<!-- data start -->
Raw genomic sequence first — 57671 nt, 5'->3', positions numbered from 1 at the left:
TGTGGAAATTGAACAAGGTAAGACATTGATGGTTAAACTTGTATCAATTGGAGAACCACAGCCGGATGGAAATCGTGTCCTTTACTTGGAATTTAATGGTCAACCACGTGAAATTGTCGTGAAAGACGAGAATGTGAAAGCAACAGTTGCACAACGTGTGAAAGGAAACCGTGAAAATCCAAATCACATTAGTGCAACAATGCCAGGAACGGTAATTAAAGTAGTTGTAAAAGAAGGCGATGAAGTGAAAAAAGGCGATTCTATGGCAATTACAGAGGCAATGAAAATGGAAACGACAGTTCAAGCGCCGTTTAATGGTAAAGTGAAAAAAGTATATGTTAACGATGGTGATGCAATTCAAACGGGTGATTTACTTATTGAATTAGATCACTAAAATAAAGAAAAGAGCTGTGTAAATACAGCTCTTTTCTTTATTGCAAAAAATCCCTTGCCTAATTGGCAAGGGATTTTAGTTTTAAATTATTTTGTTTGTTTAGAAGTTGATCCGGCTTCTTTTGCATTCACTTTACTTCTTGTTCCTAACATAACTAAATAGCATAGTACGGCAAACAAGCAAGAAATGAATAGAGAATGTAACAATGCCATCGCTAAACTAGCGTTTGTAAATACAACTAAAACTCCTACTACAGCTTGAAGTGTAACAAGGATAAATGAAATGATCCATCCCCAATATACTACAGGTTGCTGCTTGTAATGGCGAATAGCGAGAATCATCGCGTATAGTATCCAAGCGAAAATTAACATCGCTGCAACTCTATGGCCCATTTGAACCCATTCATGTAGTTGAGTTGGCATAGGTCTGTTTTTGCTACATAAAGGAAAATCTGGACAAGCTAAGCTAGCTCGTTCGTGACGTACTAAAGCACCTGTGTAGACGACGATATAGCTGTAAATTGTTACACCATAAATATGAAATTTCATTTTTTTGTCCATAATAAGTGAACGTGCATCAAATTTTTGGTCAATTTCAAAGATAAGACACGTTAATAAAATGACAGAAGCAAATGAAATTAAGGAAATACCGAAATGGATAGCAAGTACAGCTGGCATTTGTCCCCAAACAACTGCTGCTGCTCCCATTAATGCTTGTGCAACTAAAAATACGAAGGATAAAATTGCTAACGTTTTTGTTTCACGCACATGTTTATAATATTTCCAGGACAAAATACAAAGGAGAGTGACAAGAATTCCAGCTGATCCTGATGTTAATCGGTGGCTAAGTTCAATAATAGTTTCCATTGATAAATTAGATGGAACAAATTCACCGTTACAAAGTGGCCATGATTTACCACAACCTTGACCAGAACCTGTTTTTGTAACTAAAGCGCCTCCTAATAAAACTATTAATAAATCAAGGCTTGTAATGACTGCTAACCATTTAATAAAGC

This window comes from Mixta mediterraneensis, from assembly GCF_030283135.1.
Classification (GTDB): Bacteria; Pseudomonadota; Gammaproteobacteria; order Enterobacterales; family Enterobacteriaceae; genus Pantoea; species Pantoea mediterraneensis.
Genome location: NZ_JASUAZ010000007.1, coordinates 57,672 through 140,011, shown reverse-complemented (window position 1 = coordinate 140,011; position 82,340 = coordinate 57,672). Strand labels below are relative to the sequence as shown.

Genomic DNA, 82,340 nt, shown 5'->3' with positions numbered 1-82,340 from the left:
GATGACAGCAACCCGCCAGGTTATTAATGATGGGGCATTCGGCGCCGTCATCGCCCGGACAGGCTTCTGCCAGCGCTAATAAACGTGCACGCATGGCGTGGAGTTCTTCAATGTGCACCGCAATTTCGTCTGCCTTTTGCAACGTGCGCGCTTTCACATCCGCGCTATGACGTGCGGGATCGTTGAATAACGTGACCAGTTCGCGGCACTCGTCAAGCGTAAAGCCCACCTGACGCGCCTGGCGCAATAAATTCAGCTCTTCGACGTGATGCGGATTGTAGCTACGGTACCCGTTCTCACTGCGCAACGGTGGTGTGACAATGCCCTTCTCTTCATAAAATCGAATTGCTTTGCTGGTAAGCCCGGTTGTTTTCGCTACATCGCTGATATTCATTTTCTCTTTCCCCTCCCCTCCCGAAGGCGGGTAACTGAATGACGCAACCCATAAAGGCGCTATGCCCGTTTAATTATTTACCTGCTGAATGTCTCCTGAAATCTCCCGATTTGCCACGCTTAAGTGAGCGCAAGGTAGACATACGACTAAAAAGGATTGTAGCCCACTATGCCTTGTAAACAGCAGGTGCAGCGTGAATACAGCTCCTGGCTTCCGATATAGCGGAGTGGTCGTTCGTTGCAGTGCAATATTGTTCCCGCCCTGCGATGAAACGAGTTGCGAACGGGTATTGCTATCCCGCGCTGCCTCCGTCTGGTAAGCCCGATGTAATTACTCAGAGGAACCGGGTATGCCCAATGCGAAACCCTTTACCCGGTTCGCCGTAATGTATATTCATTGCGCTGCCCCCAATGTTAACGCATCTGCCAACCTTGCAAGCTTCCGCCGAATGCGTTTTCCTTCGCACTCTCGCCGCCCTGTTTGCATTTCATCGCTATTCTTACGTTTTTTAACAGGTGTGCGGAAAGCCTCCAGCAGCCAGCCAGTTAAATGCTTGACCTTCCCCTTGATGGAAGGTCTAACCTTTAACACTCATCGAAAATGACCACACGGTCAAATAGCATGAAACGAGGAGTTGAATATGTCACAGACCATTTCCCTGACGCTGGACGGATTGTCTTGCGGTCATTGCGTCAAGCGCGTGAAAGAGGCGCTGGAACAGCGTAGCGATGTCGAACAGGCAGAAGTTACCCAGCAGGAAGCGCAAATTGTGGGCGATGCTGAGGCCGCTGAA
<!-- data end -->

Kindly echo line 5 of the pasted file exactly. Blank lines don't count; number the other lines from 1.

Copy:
Genome location: NZ_JASUAZ010000007.1, coordinates 57,672 through 140,011, shown reverse-complemented (window position 1 = coordinate 140,011; position 82,340 = coordinate 57,672). Strand labels below are relative to the sequence as shown.